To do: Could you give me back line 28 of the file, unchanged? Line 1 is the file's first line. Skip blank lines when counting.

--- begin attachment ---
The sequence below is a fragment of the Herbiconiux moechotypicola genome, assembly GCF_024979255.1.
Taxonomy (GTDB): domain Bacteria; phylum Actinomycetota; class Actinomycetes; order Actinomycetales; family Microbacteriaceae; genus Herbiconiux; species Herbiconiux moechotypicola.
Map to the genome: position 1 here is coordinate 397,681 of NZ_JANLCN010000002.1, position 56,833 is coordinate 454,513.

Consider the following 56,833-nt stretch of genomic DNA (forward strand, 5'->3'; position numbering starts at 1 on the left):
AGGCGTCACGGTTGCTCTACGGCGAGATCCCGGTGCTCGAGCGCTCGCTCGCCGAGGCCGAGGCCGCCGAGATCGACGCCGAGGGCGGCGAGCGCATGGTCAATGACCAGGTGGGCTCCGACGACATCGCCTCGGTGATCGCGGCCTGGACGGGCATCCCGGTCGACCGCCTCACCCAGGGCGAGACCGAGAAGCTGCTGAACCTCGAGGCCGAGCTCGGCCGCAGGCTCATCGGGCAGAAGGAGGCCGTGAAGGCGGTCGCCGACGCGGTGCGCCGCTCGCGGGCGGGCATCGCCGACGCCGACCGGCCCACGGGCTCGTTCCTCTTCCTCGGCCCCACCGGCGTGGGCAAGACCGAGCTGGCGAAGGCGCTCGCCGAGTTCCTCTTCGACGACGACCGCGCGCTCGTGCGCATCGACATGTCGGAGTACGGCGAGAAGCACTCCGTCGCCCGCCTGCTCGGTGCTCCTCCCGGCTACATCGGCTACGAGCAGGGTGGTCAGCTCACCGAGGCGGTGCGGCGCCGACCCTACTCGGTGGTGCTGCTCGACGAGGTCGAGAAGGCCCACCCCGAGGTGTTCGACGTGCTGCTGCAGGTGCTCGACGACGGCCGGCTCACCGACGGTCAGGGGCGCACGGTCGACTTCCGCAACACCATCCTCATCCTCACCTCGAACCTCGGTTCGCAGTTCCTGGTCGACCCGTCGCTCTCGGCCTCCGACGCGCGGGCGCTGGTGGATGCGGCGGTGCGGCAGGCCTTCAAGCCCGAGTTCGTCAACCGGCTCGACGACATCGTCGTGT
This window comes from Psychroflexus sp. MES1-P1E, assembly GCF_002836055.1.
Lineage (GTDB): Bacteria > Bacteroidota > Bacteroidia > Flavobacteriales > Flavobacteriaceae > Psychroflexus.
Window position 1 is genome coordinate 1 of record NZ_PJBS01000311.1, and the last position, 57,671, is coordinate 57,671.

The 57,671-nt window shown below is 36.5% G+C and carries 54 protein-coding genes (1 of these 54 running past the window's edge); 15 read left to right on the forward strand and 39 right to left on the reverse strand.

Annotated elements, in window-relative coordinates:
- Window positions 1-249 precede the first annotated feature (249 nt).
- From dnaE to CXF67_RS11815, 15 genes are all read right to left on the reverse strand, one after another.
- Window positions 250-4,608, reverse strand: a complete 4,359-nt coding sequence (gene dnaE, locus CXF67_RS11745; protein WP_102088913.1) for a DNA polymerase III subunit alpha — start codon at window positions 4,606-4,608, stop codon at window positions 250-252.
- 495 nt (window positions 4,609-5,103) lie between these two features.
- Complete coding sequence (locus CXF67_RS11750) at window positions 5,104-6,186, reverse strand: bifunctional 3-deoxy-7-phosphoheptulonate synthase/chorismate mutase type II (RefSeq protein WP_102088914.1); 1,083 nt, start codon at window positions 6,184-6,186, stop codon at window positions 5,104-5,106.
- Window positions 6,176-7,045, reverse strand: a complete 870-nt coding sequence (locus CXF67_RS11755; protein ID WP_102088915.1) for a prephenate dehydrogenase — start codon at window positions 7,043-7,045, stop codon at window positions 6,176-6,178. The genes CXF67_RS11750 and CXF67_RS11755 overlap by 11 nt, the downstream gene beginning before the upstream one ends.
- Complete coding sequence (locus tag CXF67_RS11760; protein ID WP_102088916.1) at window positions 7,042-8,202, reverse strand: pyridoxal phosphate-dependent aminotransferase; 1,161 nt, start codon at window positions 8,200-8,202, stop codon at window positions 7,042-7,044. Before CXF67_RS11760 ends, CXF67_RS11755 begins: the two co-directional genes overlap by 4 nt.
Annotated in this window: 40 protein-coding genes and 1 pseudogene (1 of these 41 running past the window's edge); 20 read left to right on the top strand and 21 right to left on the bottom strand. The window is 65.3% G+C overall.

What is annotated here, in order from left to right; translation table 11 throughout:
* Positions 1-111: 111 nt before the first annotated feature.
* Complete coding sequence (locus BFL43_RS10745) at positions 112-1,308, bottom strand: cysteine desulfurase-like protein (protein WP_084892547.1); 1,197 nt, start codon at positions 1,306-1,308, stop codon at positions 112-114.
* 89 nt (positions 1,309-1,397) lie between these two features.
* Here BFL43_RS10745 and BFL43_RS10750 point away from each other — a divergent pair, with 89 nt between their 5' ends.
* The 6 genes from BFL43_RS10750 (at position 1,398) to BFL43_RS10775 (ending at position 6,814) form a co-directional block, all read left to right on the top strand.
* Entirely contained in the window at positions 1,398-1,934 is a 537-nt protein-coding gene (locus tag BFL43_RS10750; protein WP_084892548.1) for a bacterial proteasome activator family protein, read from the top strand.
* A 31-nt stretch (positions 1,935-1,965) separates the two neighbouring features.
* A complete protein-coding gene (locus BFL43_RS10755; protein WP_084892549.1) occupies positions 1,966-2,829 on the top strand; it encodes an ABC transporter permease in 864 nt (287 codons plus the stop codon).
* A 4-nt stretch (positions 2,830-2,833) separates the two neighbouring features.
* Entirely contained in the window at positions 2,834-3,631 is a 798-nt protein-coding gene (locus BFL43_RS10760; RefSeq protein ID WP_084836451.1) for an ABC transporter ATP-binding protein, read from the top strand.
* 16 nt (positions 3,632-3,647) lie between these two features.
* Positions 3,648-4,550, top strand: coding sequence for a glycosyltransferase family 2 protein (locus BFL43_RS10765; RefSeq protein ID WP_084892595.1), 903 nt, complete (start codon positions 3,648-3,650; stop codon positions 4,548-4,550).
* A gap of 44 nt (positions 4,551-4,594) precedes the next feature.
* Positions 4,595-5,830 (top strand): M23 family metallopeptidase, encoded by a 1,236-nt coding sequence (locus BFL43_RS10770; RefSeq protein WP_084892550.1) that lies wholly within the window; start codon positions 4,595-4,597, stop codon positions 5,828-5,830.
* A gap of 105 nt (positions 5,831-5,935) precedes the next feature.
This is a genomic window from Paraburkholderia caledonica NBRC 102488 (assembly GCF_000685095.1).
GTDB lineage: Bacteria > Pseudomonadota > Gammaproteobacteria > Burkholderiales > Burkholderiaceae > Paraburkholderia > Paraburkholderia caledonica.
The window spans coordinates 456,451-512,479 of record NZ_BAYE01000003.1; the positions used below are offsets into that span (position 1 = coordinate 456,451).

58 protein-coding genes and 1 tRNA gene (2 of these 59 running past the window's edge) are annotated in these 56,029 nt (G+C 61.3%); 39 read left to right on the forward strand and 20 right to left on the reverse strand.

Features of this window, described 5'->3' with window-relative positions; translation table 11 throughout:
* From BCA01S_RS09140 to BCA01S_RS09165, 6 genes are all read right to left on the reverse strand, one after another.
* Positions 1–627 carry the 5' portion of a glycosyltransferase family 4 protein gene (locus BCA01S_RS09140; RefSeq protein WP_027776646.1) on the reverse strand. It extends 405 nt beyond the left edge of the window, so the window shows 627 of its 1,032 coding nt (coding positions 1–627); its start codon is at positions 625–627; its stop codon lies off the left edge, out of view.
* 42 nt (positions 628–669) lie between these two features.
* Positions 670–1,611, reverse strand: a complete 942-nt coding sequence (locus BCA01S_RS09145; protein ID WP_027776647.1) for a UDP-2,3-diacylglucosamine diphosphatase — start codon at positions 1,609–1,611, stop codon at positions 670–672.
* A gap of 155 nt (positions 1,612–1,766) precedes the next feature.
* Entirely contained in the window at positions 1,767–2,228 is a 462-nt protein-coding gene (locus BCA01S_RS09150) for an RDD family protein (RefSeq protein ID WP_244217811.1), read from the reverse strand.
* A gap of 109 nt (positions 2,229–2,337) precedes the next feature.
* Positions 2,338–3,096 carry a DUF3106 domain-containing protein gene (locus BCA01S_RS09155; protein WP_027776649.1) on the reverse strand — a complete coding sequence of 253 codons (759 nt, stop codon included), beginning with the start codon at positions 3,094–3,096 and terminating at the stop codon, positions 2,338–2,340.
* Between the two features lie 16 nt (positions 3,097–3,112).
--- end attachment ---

* A 4-nt stretch (positions 2,830-2,833) separates the two neighbouring features.